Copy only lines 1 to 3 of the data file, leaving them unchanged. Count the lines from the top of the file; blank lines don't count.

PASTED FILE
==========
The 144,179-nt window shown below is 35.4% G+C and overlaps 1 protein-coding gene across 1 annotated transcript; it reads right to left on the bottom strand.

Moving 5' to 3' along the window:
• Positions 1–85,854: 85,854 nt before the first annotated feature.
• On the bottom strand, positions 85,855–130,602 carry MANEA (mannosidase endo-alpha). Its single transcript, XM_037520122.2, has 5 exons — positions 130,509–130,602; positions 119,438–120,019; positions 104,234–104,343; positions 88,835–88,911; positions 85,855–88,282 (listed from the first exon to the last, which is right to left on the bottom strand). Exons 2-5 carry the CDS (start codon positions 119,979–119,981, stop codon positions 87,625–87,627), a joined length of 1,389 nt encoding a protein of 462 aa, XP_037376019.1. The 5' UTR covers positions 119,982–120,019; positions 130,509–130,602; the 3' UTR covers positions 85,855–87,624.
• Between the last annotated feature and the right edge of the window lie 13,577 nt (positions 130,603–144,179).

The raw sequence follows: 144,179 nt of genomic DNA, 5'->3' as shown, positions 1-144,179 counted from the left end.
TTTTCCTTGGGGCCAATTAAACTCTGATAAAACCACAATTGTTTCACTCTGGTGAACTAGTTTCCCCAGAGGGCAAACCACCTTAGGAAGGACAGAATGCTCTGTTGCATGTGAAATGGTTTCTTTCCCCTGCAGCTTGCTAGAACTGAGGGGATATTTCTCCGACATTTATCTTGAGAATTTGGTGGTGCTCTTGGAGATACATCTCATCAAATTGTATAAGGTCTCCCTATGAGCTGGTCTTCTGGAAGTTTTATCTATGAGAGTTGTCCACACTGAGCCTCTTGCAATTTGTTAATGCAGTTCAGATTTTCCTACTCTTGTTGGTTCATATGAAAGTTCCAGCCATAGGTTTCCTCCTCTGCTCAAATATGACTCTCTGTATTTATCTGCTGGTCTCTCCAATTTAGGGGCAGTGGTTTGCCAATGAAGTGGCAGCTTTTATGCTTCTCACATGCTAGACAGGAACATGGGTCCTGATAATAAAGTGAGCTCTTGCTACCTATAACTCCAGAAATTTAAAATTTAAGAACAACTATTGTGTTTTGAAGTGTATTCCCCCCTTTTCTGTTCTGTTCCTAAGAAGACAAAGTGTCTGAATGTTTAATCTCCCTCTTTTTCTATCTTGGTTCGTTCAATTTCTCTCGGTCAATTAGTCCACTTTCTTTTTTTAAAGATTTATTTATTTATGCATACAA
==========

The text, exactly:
The 144,179-nt window shown below is 35.4% G+C and overlaps 1 protein-coding gene across 1 annotated transcript; it reads right to left on the bottom strand.

Moving 5' to 3' along the window:
• Positions 1–85,854: 85,854 nt before the first annotated feature.